Active Transportation Beyond Urban Centers

Walking and Bicycling in Small Towns and Rural America
Source: Rails to Trails Conservancy

Some commentators and decision-makers have long assumed that biking and walking are strictly a "big city" phenomenon, and that rural America can't benefit substantially from bicycling and pedestrian infrastructure. Previous research has found that rural Americans walk and bicycle at 58 percent of the rate that urban Americans do. However, the most recent data from the U.S. Department of Transportation (DOT) tell a different story.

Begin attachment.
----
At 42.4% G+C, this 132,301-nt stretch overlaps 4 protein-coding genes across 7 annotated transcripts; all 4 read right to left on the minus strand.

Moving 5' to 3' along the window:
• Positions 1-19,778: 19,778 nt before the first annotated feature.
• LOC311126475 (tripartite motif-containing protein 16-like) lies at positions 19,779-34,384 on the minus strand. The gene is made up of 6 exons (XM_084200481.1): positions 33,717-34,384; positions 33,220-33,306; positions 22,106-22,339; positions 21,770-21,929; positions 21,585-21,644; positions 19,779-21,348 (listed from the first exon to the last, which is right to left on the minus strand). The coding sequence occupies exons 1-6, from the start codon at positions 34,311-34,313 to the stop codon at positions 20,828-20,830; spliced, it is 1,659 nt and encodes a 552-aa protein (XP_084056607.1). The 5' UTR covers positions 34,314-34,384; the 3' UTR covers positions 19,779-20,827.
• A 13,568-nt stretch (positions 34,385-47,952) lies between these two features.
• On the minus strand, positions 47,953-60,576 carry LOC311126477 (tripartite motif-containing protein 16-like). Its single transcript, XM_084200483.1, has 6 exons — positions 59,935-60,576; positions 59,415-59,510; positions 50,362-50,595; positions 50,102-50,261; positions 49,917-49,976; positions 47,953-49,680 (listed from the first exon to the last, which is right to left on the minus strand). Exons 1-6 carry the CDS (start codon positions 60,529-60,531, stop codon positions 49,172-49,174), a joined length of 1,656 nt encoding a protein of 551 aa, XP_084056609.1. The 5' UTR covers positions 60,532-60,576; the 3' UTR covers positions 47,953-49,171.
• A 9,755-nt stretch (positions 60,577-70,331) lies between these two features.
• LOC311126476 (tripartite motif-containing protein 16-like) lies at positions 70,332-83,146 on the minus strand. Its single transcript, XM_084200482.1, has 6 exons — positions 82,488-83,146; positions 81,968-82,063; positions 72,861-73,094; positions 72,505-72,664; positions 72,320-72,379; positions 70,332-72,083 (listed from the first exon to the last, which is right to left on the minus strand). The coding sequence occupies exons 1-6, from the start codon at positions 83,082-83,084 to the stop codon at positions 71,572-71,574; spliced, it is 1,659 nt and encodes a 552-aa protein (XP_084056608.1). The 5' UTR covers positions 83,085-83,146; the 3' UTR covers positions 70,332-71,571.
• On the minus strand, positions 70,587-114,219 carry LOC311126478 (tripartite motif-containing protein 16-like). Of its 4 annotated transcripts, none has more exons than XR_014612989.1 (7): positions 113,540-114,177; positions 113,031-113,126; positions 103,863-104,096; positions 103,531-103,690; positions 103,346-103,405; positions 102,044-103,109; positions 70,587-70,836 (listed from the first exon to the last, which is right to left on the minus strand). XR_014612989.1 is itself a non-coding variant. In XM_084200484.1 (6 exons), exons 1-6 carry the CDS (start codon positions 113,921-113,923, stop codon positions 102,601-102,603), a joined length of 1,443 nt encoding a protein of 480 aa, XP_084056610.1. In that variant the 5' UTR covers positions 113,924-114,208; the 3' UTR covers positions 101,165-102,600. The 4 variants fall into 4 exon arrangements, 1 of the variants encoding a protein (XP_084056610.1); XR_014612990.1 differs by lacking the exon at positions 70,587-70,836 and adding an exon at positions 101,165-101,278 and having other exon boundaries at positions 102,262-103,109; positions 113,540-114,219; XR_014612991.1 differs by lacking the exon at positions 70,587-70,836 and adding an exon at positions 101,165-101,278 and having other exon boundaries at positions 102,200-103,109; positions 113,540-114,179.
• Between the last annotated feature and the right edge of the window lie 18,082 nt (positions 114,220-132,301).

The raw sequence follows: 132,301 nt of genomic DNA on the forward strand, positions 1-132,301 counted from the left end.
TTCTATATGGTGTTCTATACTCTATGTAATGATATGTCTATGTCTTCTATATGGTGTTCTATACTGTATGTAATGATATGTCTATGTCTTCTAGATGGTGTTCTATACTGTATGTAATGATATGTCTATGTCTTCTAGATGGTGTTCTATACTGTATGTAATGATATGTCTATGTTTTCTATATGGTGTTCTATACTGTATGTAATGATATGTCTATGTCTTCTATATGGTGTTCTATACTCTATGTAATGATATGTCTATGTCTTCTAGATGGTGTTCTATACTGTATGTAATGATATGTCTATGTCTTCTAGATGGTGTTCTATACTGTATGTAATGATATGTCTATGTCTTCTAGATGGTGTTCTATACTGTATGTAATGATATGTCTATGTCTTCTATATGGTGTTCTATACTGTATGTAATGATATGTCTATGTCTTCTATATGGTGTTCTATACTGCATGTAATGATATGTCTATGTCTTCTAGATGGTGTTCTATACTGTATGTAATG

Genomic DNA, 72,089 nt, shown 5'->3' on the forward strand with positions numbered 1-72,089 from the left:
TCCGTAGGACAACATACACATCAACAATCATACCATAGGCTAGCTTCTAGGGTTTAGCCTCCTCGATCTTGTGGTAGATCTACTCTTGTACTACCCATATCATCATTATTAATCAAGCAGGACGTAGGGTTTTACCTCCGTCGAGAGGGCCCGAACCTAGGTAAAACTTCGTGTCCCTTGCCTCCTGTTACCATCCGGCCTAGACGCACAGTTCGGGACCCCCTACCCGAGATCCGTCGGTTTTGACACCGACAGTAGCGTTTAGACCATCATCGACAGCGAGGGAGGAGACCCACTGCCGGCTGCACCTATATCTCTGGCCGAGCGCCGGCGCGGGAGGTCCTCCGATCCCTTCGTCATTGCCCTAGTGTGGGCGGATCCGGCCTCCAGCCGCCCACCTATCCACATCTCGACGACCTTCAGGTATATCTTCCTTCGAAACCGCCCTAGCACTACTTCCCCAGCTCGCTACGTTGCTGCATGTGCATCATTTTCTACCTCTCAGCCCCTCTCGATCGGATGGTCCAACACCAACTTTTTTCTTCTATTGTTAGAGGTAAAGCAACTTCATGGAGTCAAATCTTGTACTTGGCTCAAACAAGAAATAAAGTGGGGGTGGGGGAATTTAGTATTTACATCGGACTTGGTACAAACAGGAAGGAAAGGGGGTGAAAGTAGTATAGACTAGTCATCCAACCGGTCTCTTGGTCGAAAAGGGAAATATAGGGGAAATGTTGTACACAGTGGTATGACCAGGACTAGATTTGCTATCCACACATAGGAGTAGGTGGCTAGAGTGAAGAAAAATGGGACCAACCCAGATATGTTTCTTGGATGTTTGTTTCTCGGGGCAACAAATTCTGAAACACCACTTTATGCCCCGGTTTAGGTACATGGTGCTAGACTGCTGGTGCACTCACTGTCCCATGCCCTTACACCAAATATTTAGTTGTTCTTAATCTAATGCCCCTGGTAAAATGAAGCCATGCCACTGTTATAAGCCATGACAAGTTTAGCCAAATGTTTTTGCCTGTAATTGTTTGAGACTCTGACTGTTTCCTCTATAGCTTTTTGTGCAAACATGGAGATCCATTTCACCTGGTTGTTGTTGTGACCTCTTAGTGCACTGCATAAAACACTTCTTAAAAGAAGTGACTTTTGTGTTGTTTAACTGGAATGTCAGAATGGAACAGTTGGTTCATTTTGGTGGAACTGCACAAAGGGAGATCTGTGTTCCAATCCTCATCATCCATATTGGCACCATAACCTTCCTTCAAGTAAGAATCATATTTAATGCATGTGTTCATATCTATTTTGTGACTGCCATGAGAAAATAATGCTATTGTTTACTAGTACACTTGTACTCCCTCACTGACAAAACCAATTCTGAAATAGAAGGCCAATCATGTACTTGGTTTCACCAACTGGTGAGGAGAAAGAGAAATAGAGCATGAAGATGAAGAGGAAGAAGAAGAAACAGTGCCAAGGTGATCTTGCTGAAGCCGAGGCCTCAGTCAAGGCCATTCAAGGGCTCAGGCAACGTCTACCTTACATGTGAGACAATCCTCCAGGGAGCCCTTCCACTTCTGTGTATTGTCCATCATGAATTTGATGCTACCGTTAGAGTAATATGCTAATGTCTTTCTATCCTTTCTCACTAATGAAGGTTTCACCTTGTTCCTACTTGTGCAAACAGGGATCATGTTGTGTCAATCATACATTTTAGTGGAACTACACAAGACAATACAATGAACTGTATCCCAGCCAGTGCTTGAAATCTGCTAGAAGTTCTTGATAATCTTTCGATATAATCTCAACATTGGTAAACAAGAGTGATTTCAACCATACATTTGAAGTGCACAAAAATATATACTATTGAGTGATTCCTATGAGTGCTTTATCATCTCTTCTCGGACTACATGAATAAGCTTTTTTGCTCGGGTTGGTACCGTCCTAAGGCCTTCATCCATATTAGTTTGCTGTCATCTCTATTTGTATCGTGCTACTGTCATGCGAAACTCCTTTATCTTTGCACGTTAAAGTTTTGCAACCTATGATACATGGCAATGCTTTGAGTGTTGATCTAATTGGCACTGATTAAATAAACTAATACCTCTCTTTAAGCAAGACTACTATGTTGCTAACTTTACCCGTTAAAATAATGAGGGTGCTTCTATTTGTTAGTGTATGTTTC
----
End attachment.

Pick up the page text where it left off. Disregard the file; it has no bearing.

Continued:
For some categories of rural communities, active transportation — human-powered mobility, including biking and walking — is as common as in urban areas. The share of work trips made by bicycle in small towns is nearly double that of urban centers. Further, biking and walking count as significant means of transportation all across the countryside. In coming years, active transportation can play an even bigger role in making small town America more attractive for young families and business investment — improving economic vitality, public safety and overall health in smaller communities in every U.S. region.

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